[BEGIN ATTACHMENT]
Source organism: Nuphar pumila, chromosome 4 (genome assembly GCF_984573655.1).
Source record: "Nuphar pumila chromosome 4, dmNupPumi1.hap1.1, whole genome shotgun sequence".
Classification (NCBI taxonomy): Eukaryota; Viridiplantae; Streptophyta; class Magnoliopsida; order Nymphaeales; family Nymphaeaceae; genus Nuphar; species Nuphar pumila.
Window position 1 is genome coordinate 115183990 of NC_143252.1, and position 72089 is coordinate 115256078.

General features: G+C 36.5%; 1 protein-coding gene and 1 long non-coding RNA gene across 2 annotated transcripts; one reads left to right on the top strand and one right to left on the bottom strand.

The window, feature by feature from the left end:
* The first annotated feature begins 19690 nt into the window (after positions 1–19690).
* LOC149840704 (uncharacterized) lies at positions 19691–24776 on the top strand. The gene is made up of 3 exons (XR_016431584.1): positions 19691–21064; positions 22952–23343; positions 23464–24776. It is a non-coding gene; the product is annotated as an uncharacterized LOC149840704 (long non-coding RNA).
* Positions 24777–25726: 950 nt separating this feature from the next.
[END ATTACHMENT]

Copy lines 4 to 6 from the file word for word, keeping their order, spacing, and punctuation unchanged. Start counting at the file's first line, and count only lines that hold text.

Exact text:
Window position 1 is genome coordinate 115183990 of NC_143252.1, and position 72089 is coordinate 115256078.

General features: G+C 36.5%; 1 protein-coding gene and 1 long non-coding RNA gene across 2 annotated transcripts; one reads left to right on the top strand and one right to left on the bottom strand.

The window, feature by feature from the left end: